Christa Nicole Belusko would be 33 today, but she hasn’t been seen in over 30 years.
Authorities say Christa’s last known sighting was with her mother in September 1991 at a lodge near Mount Pocono, Pennsylvania, when she was 2.
The body of her mother, Christine Belusko, was found “brutally beaten, strangled, and burned” on Staten Island’s east shore in 1991, according to Richmond County District Attorney Michael E. McMahon. Investigative work combined with forensic genealogy was used to confirm Belusko’s identity in April 2021. Her identity was made public this week, over three decades since her “brutal and depraved” murder, he said.
“We have already notified (Belusko’s) family of her death and we continue to make all efforts to also locate Christa Nicole so we can let her know about who her mother was and what has been done to bring justice to this case,” McMahon said at a news conference Tuesday.
Belusko was only 30 when her body—found face up, handcuffed, partially clothed, and burned—was left in a vacant lot, according to David Nilsen, chief investigator for the Richmond County District Attorney’s Office. She was found with 17 blows to her head and a hammer was recovered at the scene, he said.
“Despite the incredibly dedicated work of the NYPD at that time, authorities were unable to identify her or locate the person who took her life so savagely and viciously at such a young age,” McMahon said. “Nearly 30 years later, in a joint effort with the FBI, my incredible team of detective investigators working with the NYPD detectives picked up the case and working together, we employed the use of forensic genealogy technology unavailable in 1991, but invaluable in today’s law enforcement world to bring closure and justice to those touched by crime.”
Once Belusko was identified, authorities reached out to her living relatives, including her brother, and found that she had a two-year-old daughter at the time of her death, Nilsen said.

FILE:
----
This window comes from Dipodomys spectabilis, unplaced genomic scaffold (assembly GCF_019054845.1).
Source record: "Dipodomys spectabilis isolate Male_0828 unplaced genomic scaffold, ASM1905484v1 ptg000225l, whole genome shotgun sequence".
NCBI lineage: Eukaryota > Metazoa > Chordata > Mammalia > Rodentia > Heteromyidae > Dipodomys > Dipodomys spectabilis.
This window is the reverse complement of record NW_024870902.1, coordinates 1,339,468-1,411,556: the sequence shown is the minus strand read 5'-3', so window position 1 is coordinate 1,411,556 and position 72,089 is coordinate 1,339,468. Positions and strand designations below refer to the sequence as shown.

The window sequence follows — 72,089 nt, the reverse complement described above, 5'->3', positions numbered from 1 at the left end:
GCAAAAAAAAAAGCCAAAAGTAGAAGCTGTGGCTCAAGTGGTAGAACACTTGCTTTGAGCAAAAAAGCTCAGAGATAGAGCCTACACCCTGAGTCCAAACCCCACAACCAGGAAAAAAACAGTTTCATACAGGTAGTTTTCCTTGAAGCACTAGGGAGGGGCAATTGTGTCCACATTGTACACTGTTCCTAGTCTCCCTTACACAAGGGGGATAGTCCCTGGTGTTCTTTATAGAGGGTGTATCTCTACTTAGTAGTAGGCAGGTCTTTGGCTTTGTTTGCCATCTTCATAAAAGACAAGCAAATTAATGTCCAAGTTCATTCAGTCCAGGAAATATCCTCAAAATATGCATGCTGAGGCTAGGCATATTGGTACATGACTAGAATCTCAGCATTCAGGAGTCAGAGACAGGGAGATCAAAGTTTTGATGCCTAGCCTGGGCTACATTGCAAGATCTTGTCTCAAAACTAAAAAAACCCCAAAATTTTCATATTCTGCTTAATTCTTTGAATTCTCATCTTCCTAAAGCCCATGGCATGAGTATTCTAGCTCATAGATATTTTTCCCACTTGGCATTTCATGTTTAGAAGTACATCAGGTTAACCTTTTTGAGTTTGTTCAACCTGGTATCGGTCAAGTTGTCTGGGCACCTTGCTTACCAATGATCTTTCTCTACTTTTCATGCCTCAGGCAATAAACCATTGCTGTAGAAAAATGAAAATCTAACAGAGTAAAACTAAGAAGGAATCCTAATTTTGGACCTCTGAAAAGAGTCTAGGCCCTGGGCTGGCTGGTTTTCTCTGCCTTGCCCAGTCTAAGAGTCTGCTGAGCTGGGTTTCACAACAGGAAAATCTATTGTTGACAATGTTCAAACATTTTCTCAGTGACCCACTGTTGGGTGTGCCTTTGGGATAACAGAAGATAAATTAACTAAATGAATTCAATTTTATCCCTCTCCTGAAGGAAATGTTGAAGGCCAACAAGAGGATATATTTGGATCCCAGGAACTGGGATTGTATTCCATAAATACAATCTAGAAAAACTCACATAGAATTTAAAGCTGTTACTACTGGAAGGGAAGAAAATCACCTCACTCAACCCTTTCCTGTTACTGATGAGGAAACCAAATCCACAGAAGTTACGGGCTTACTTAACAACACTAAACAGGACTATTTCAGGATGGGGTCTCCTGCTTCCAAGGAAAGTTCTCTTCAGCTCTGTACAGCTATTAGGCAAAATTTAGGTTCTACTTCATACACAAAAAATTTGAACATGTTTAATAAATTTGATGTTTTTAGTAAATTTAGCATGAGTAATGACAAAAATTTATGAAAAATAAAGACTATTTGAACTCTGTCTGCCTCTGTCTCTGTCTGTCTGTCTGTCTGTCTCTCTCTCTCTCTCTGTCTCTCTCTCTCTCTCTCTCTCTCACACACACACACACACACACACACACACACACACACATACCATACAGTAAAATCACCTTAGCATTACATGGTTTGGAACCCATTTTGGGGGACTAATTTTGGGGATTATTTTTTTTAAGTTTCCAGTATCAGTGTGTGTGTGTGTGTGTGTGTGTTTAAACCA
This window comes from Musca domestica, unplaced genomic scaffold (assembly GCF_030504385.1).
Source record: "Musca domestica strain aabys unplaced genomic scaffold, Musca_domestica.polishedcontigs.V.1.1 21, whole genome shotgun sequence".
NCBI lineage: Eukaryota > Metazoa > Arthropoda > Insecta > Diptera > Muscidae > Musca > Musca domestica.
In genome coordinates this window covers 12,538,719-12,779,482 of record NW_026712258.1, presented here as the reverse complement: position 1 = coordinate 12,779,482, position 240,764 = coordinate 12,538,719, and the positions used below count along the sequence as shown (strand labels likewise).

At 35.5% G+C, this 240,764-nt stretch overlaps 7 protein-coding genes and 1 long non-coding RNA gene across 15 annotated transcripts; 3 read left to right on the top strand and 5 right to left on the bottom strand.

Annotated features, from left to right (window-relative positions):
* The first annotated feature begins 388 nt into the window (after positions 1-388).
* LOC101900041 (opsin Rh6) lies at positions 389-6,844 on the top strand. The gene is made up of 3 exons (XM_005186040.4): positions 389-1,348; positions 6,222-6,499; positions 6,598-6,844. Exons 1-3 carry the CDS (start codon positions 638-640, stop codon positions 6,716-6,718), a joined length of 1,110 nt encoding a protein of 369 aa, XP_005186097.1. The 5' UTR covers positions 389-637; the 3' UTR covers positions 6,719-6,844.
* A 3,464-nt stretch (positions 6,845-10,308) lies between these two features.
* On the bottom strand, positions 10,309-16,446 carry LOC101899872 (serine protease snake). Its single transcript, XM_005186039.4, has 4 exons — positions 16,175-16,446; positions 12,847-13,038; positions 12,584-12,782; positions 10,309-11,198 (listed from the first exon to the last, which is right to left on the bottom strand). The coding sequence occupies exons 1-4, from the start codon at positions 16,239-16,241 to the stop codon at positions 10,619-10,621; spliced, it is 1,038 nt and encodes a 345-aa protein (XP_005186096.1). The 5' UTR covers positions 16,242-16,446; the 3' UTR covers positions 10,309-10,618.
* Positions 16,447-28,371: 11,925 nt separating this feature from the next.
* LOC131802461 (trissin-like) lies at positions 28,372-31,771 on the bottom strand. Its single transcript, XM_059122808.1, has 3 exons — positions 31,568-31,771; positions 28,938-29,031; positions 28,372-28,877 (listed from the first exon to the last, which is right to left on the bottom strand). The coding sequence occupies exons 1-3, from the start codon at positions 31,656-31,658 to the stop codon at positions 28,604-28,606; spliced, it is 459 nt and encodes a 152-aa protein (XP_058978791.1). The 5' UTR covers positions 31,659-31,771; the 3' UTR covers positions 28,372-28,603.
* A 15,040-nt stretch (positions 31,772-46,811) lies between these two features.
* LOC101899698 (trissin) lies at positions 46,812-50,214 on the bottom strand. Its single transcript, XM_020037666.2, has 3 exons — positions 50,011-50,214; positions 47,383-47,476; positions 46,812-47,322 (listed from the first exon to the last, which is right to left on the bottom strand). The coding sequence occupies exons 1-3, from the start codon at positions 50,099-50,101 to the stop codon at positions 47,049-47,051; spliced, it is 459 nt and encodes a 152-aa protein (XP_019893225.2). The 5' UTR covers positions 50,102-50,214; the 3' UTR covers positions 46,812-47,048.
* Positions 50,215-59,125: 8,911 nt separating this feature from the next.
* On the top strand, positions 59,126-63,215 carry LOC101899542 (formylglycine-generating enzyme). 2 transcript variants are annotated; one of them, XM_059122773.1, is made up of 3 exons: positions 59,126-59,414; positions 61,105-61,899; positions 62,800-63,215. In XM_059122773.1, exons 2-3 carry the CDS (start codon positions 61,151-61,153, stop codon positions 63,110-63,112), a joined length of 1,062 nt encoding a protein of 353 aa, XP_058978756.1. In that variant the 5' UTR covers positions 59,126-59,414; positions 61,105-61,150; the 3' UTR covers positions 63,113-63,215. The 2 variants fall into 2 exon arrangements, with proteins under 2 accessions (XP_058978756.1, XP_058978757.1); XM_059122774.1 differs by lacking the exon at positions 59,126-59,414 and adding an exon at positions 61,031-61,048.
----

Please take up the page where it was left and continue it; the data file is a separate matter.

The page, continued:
An age progression photo of Christa was released Tuesday and the search for Belusko’s killer and the whereabouts of her daughter continues. There is currently no known information on who Christa’s father is, McMahon said.
“We are seeking the public’s assistance to solve the homicide of Christine Belusko and determine the whereabouts of Christa Nicole,” Nilsen said.
Use of Forensic Genealogy Led to Identification of Christa’s Mother After 30 Years
Until she was identified, Belusko was only known as the “the girl with the scorpion tattoo” for decades, McMahon said, referring to a distinctive scorpion tattoo found on her body.
Investigators believe the hammer recovered at the scene—found under Belusko’s body and with “Loyd L” engraved on the handle—was used in her murder, Nilsen said.
Police were initially unable to identify the killer or the victim, leaving the case unsolved. An individual with the name “Loyd L” was identified, but “that’s as far as it got,” McMahon said.
“There was no other indication that he was involved. He couldn’t be prosecuted or exonerated at that time given the circumstances that we knew,” McMahon said, adding that the individual is no longer living.
In 2008, the DA’s office revisited the homicide case and submitted her DNA and her dental records to the FBI, but that didn’t result in any new leads. The case was revisited again in 2019 when McMahon decided to use forensic genealogy technology in a joint effort with the FBI, NYPD, and New York Medical Examiner’s Office, resulting in Belusko’s identification around two years later, Nilsen said.
Prior to her death, Belusko lived in Clifton, New Jersey, and worked for a clothing store, McMahon and Nilsen said. Belusko was placed for adoption when she was an infant and was raised by a New Jersey couple, James Clinton, a spokesperson for the Richmond County DA’s office said.
After she found out she was adopted, she left home in July 1991 and briefly stayed at the Mount Airy Lodge in the Poconos in Pennsylvania, Clinton confirmed.
None of Belusko’s family members knew she was murdered, assuming she was safely living in Florida, according to The Charley Project, an organization that tracks missing people.
While the investigation into her murder is ongoing, McMahon said investigators believe her killer was known to her.
“There’s absolutely no indication that this was done by anyone other than someone who knew her, given the facts of the case and what transpired in the way that she was murdered … That certainly makes us think that this was someone who knew her. It’s an intimate type of murder,” McMahon said.
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